I make one-of-a-kind collapsible artist’s books that combine my photography with pop-up paper engineering. Pop-up and flap books originally illustrated ideas about astronomy, fortune telling, navigation, anatomy of the body and other scientific principles. This history prompted me to construct my own books reflecting ideas on how our selves relate to society today.
In the mid 1990’s, I went to my mother's birthplace in Yunnan Province in Southwest China to teach English. Literally translating as “South of the Clouds,” Yunnan is China’s most southwestern Province, sharing borders with Tibet, Burma, Laos, and Vietnam. With snow-capped mountains to the Northwest, and tropical rainforests to the South, Yunnan is rich in natural resources and has the largest diversity of plant life in China. This diversity extends it its population as well. I taught at the Yunnan Nationalities University in the capital, Kunming. Many people inside China and most people outside are unaware of this cultural richness. While I am directly unable to help these groups preserve their identity and ways of living, I try and use my skills as an artist to spread knowledge and provide just a brief portrait of their existence. My mother is a member of the black Yi Nuosu tribe; her grandfather was Lung Yun龙云, governor of Yunnan from 1927-1945 and commander-in-chief of the 1st Army Group during WWII. Learning about my Yi ancestry in my mid-twenties inspired me to study photography and begin this work that is still in progress.
With the help of a 2008 Fulbright fellowship, I returned to Yunnan, specifically to photograph the 25 ethnic minority groups that reside there. 25 of China’s 55 officially recognized ethnic minority groups reside in Yunnan and comprise less than 9% of the nation’s population, with the Han representing the majority. In 2014, with the help of a Leeway Transformation Award and the Swatch Art Peace Hotel residency in Shanghai, I returned to China to extend my project outside of Yunnan Province. For 6 months, I traveled between Shanghai and select minority areas in Inner Mongolia, Northwest Xinjiang Province, Hunan, Guangxi, Guizhou and Zhejiang Provinces.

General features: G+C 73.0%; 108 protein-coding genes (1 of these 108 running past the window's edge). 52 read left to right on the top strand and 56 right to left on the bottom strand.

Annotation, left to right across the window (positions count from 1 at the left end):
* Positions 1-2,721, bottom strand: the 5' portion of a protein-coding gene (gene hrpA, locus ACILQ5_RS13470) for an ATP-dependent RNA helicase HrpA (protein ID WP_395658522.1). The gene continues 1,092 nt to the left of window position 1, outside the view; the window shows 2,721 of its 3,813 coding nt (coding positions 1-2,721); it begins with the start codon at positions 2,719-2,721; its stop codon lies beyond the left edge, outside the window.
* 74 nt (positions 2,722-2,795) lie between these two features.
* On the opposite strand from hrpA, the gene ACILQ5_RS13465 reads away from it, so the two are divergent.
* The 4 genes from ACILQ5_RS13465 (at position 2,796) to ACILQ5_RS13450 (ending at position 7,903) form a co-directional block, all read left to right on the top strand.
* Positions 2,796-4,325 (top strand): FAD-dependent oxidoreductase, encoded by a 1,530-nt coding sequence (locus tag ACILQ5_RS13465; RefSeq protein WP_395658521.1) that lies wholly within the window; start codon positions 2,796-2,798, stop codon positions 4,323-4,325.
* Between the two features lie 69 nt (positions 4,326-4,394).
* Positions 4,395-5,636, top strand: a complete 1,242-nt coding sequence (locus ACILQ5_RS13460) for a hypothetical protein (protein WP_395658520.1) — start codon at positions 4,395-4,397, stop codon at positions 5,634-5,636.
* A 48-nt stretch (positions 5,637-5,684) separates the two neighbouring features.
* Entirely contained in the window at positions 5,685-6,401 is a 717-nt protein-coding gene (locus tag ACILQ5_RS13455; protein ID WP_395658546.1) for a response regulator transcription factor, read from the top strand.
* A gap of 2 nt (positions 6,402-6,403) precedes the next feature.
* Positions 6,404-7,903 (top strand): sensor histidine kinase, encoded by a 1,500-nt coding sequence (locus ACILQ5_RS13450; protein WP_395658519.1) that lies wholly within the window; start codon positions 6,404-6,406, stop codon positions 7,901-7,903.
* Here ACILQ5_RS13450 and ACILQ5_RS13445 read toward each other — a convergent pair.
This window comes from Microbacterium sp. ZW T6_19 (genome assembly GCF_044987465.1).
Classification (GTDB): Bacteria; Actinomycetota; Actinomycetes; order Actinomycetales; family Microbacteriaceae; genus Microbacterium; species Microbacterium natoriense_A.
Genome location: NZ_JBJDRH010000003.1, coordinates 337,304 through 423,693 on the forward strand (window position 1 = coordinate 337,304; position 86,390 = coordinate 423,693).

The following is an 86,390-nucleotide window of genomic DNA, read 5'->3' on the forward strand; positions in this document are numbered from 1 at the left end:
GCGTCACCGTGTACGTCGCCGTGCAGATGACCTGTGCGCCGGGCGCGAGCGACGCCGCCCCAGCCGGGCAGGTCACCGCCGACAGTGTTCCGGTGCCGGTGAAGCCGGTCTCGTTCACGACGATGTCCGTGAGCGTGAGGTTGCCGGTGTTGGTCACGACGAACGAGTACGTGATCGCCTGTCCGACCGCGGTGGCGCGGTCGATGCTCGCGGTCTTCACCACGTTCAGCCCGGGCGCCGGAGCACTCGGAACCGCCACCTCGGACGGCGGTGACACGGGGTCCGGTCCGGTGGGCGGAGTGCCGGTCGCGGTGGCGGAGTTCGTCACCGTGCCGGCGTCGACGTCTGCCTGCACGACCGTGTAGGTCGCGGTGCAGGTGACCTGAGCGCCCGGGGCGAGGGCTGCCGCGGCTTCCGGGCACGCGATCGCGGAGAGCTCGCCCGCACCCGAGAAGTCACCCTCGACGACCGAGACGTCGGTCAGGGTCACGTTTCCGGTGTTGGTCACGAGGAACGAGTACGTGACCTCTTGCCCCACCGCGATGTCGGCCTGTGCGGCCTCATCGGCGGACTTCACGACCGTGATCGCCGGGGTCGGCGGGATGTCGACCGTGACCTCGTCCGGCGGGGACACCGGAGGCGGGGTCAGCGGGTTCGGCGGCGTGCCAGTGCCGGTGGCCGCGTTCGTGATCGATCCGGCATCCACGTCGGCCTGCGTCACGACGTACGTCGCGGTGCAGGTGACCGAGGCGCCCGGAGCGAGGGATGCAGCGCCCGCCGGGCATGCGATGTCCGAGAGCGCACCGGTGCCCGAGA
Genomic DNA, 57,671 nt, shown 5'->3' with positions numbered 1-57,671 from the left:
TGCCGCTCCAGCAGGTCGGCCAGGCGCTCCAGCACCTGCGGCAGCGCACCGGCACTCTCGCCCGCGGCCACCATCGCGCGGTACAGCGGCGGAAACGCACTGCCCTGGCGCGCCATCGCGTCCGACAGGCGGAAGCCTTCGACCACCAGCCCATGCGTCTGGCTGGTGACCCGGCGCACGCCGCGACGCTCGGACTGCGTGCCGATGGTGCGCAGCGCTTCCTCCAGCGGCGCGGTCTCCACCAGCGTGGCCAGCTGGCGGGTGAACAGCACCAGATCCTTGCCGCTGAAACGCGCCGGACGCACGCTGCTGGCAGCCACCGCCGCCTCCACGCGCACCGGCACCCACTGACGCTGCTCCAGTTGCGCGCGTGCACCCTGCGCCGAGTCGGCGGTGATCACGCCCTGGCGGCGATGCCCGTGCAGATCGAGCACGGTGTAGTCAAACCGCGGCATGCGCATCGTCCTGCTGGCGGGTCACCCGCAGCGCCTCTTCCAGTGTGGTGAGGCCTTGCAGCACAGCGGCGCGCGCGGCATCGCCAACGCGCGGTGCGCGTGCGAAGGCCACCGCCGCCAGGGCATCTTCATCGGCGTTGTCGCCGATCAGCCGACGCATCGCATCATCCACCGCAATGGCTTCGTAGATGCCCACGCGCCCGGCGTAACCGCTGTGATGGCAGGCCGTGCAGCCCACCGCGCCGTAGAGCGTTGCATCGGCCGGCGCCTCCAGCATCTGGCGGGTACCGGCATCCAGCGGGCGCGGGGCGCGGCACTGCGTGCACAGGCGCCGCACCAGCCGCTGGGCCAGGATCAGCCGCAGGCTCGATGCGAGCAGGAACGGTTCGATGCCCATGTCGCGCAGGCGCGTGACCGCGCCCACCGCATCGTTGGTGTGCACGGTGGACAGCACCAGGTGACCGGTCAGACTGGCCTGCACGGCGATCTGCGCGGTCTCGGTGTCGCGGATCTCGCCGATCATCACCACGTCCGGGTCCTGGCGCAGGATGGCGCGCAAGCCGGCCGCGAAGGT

Traveling through the mountainous Yi landscape, one old Yi man told me, “Although an eagle flies far into the distance, its wings will fold back. For the Yi, the ultimate goal of life is to find the path of your ancestors.” Another Yi man advised me, “Don’t follow the black road, which is madness, dampness, illness and the ghost road. You should follow the white road, which leads you back to your ancestors.” Constructing pop-ups allows me to combine intuitive design and technical acuity with my love of traveling as I try to understand the world around me. With pop-up books I want to eliminate the boundaries between people, book, installation, photography, craft, sculpture....